India’s . . . command and control must be able to survive and continue functioning after absorbing a first (attempted decapitation) strike. To do so requires [among other things] frequent moves and relocation of these assets [which increases the] risk of a weapon being captured or misplaced. For example, falsifying the orders for transport and passing it off as a dummy warhead. [Also, launching] a nuclear retaliatory strike within a very short time . . . increases the risk of decisions being made on poor intelligence.

Furthermore . . .

The close proximity of [India and Pakistan] significantly reduces the transit time of an incoming missile, making the rush to react even greater. Further, India’s delivery systems can carry both nuclear and conventional warheads. Under heightened circumstances, a traditional missile launch could be mistaken for a nuclear strike. . . .

Additionally, India has stated that it will retain the option of using nuclear weapons in response to biological or chemical attacks, thus providing another way for terrorists to provoke a nuclear response.

For the purposes of this argument, we’ve avoided the subject of Islamic extremists attempting to seize Pakistan’s nukes or, the actual subject of Fritz’s paper, terrorists hacking nuclear systems. Here’s more from Ganguly, the Little Miss Sunshine of Indian subcontinent nuclear programs.

Multiple crises subsequently wreaked havoc in Indo-Pakistani relations since their mutual acquisition of nuclear weapons. . . . But despite intense tensions, none of these crises have culminated in full-scale war. Decision makers in both countries have steadily and increasingly realized that the initiation of a major conventional conflict could . . . tempt one side to consider the use of nucelear weapons. Consequently, both sides have exhibited considerable retraint and have chosen to eschew horizontal escalation and not to violate certain tacit thresholds.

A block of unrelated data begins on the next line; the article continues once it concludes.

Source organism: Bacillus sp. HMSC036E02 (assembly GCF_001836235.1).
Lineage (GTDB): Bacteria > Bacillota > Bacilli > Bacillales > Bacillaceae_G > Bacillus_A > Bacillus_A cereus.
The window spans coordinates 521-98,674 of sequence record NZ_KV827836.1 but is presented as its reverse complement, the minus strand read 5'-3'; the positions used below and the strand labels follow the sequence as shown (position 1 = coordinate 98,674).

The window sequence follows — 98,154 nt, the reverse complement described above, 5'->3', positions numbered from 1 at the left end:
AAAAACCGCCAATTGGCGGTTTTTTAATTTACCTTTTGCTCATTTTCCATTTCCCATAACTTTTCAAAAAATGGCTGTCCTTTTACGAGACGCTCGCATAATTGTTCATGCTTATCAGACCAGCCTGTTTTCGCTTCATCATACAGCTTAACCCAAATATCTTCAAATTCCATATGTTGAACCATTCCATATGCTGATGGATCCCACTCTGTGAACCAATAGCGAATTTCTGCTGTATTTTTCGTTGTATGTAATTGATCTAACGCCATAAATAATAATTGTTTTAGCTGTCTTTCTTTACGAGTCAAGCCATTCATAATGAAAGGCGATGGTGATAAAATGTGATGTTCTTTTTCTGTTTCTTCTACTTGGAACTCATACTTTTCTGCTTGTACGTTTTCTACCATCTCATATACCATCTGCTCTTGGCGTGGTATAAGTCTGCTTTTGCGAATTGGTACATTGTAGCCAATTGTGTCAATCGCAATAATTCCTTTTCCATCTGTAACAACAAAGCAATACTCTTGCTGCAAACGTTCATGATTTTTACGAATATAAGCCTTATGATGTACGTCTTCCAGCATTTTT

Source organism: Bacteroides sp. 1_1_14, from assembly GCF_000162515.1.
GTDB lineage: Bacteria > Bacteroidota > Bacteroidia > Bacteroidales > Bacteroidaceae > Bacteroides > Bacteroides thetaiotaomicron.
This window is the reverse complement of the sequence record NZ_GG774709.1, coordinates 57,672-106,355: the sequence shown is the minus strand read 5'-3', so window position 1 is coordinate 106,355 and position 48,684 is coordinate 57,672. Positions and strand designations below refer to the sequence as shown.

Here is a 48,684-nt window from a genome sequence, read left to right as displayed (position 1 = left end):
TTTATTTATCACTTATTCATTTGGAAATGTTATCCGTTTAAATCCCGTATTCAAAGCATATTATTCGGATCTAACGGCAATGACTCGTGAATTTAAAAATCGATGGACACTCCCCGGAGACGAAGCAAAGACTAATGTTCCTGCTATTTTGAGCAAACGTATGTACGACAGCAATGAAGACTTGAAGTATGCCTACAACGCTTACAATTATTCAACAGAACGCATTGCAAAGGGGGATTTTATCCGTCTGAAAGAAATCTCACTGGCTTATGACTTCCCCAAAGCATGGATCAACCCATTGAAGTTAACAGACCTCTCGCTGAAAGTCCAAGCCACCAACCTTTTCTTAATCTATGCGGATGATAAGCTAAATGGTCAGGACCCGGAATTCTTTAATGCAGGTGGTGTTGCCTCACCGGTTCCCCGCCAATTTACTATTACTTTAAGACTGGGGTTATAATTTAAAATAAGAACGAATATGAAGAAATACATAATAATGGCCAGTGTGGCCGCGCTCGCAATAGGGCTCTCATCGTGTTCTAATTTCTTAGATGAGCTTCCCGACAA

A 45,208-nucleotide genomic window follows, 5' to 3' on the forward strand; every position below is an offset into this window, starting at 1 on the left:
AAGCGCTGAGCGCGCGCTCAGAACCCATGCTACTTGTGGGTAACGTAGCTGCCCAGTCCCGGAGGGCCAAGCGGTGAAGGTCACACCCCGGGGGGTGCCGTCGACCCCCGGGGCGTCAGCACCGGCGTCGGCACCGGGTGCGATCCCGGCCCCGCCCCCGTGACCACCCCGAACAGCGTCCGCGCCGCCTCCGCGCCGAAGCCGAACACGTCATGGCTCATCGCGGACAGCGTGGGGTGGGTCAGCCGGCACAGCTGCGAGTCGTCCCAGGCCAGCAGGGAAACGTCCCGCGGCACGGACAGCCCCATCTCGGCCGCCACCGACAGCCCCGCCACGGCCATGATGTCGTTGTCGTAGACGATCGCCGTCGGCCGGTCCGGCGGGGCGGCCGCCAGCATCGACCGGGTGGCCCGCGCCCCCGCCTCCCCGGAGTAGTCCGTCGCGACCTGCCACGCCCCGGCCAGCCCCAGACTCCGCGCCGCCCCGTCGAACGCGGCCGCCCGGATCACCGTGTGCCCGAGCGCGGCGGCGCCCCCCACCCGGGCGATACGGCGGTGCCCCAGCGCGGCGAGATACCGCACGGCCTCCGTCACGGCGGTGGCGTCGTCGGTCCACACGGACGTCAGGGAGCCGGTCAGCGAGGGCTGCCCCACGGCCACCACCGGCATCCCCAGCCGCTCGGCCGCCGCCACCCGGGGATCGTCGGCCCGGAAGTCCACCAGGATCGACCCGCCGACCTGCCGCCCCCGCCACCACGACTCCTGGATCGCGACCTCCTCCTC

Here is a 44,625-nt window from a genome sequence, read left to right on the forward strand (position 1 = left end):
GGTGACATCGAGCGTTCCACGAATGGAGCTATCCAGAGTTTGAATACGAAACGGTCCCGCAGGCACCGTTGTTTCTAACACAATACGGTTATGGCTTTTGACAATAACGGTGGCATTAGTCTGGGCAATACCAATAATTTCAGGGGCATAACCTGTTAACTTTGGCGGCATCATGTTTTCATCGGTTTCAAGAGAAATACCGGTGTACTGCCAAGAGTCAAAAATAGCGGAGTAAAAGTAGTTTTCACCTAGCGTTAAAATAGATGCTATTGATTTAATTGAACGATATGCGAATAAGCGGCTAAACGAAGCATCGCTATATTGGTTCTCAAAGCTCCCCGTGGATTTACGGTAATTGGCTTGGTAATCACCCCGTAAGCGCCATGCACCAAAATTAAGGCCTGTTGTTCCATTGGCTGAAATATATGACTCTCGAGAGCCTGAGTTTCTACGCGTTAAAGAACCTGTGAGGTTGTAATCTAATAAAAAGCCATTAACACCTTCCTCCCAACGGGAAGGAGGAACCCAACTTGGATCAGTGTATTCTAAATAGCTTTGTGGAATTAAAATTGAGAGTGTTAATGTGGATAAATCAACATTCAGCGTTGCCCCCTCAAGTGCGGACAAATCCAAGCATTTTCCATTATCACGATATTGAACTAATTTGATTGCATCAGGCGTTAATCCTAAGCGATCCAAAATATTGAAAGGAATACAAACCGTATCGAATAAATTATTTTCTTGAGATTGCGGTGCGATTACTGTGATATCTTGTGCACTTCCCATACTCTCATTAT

In the case of Kargil, it might be said that an optimist’s positive outcome — the avoidance of nuclear war — was achieved via a pessmists’ “process” — nuclear brinkmanship. To believe, though, that nuclear brinkmanship will continue to produce positive outcomes is truly delusional.

Aid Worker Linda Norgrove Victim of the “Entebbe Fantasy”?

Yesterday at Newshoggers, Steve Hynd wrote: “Marc Ambinder and others are now confirming the Guardian story today that a U.S. SEAL killed kidnapped aid worker Linda Norgrove when he threw a fragmentation grenade instead of a smoke one, fatally wounding her.”

A recently mustered-out special forces member of our acquaintance provided testimony to the extent — heavy fire or no — of the ineptitude involved.

A smoke grenade and a fragmentation grenade are COMPLETELY different in size, shape, and feel. Hell, they are probably designed like that to help avoid accidents like this. I don’t see how a private in a regular infantry unit could have made this mistake much less a professional soldier.

The Guardian story reveals an even more tragic element to Ms. Norgrove’s death.

A delegation of Afghan elders tasked with negotiating the freedom of British hostage Linda Norgrove was close to the mountain hut where she was being held when US special forces launched the rescue mission that resulted in her death, Afghan officials said yesterday.